35 Learning as Search to learn a concept description, need to search through a `hypothesis’ spaceto learn a concept description, need to search through a `hypothesis’ space  the space of possible concept descriptions need a language to describe the conceptsneed a language to describe the concepts  the choice of language defines a large (possibly infinite) set of potential concept descriptions (i.e., rules) the task of the learning algorithm is to search this space in an efficient mannerthe task of the learning algorithm is to search this space in an efficient manner the difficulty is how to ignore the vast majority of invalid descriptions without missing the useful one(s)the difficulty is how to ignore the vast majority of invalid descriptions without missing the useful one(s) usually requires heuristic methods to prune the searchusually requires heuristic methods to prune the search

36 Summary Decision Trees are widely usedDecision Trees are widely used  easy to understand rationale  can out-perform humans  fast, simple to implement  handles noisy data well WeaknessesWeaknesses  univariate (uses only 1 variable at a time)  batch (non-incremental)

37 Induction systems The power behind an intelligent system isknowledge. We can trace the system success or failure to the quality of its knowledge. Difficult task: 1. Extracting the knowledge. 2. Encoding the knowledge. 3. Inability to express the knowledge formally.

38 Induction inducing general rules from knowledge contained in a finite set of examples. Induction is the process of reasoning from a given set of facts to conclude general principles or rules. Induction looks for patterns in available information to infer reasonable conclusions.

39 Induction as search Induction can be viewed as a search through a problem space for a solution to a problem. The problem space is composed of the problem’s major concepts linked together by an inductive process that uses examples of the problem.

40 The choice of representation for the desired function is probably the most important issue. As well as affecting the nature of the algorithm, it can affect whether the problem is feasible at all. Is the desired function representable in the representation language? An example is described by the values of the attributes and the value of the goal predicate. We call the value of the goal predicate the classification of the example. The complete set of examples is called the training set. Induction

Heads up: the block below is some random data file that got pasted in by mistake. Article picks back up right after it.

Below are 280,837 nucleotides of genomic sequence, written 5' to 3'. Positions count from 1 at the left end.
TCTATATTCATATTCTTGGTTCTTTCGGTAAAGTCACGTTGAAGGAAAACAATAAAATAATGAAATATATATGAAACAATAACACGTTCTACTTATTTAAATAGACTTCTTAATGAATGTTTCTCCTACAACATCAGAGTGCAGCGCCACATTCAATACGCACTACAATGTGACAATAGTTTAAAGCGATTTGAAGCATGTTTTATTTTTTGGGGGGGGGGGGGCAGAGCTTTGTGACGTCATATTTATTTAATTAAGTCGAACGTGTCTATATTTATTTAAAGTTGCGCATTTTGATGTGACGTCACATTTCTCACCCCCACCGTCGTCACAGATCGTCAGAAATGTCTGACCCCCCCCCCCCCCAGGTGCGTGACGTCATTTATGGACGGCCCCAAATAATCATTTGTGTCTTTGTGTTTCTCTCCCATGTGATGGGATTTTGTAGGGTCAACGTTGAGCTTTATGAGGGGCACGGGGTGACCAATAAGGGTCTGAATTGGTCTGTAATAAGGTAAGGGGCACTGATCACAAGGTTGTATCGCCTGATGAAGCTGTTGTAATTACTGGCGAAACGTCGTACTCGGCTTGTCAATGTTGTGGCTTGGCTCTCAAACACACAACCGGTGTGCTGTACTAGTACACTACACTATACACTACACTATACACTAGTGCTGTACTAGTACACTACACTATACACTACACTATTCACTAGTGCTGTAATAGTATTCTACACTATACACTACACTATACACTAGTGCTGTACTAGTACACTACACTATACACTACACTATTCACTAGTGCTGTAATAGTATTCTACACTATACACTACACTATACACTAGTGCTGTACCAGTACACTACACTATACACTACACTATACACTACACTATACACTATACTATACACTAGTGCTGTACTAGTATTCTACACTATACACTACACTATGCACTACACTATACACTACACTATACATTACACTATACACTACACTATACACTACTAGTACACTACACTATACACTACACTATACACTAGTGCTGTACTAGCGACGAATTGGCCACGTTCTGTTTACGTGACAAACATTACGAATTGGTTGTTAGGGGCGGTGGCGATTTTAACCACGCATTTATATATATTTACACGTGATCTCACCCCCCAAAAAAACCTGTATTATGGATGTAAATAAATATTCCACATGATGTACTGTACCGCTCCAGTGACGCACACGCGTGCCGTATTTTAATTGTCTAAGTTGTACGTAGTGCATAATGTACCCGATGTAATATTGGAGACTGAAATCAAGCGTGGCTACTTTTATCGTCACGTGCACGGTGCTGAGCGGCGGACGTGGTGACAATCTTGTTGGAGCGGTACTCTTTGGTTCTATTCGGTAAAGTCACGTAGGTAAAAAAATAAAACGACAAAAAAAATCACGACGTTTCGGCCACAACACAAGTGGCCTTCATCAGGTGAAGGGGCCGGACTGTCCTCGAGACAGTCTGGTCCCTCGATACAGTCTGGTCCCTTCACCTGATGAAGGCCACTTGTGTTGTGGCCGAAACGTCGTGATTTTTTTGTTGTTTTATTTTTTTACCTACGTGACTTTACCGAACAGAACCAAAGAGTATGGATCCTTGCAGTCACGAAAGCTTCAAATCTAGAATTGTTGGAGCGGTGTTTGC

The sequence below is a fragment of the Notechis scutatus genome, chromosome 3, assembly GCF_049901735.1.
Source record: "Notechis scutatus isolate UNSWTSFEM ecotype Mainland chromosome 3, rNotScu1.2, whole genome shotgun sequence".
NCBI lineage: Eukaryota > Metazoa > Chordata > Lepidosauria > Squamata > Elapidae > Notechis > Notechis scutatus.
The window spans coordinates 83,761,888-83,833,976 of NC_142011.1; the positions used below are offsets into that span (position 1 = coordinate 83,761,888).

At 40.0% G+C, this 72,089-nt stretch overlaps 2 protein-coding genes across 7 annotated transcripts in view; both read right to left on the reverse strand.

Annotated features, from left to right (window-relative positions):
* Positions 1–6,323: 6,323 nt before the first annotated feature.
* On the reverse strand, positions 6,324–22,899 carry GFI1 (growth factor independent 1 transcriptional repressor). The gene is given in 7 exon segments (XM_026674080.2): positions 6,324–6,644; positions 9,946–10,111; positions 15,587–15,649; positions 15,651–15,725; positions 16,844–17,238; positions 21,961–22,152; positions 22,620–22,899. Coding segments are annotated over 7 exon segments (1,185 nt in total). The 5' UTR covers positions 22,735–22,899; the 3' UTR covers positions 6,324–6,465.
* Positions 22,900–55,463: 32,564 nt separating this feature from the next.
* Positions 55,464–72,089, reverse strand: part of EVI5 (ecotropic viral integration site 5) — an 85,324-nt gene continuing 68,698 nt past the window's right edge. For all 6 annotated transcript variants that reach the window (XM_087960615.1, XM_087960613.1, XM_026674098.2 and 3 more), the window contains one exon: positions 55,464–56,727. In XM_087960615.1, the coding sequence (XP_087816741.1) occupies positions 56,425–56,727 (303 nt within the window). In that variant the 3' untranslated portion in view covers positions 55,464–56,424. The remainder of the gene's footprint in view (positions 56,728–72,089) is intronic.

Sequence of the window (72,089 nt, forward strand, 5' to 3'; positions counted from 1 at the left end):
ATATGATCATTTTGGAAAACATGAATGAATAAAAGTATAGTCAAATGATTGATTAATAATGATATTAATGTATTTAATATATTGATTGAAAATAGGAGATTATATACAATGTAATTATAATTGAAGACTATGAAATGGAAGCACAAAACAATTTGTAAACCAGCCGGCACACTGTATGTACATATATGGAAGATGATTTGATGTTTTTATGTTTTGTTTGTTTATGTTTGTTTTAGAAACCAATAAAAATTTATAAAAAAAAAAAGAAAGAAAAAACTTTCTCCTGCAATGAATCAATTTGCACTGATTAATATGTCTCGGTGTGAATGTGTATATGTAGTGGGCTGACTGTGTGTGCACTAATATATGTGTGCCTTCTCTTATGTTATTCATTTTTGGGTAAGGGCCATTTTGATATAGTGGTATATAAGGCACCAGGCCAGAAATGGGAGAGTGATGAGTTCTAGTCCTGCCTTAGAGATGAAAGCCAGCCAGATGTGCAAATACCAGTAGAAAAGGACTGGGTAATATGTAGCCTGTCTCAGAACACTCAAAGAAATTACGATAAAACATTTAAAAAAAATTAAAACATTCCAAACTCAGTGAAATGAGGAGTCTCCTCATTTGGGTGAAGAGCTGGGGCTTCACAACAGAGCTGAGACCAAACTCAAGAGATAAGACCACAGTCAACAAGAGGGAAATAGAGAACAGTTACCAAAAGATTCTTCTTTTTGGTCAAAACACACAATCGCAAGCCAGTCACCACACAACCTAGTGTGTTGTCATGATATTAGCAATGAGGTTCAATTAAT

41 Induction - first example Determine an appropriate gift on the basis of available money and the person’s age. Money and age will represent our decision factors (problem attributes). MoneyAgeGift MuchAdultCar MuchChildComputer LittleAdultToaster LittleChildCalculator Money Age

42 Induction - decision trees A decision tree takes as input an object or situation described by a set of properties, and outputs a yes/no “decision.” Decision trees therefore represent Boolean functions. Each internal node in the tree corresponds to a test of the value of one of the properties, and the branches from the node are labeled with the possible values of the test. Each leaf node in the tree specifies the Boolean value to be returned if that leaf is reached.

43 Decision trees are implicitly limited to talking about a single object. That is, the decision tree language is essentially propositional, with each attribute test being a proposition. We cannot use decision trees to represent tests that refer to two or more different objects. Decision trees are fully expressive within the class of propositional languages, that is, any Boolean function can be written as a decision tree. Have each row in the truth table for the function correspond to a path in the tree. The truth table is exponentially large in the number of attributes. Induction - decision trees

44 Supervised Concept Learning given a training set of positive and negative examples of a concept – –construct a description that will accurately classify future examples. – –Learn some good estimate of function f given a training set: { (x1,y1), (x2,y2),... (xn,yn)} where each yi is either + (positive) or - (negative) inductive learning generalizes from specific facts – –cannot be proven true, but can be proven false falsity preserving – –is like searching an Hypothesis Space H of possible f functions – –bias allows us to pick which h is preferable – –need to define a metric for comparing f functions to find the best

45 Inductive learning framework raw input is a feature vector, x, that describes the relevant attributes of an example each x is a list of n (attribute, value) pairs – –x = (person=Sue, major=CS, age=Young, Gender=F) attributes have discrete values – –all examples have all attributes. each example is a point in n-dimensional feature space maintain a library of previous cases when a new problem arises – –find the most similar case(s) in the library – –adapt the similar cases to solving the current problem

46 Learning Decision Trees Goal: Build a decision tree for classifying examples as positive or negative instances of a concept Supervised – –batch processing of training examples – –using a preference bias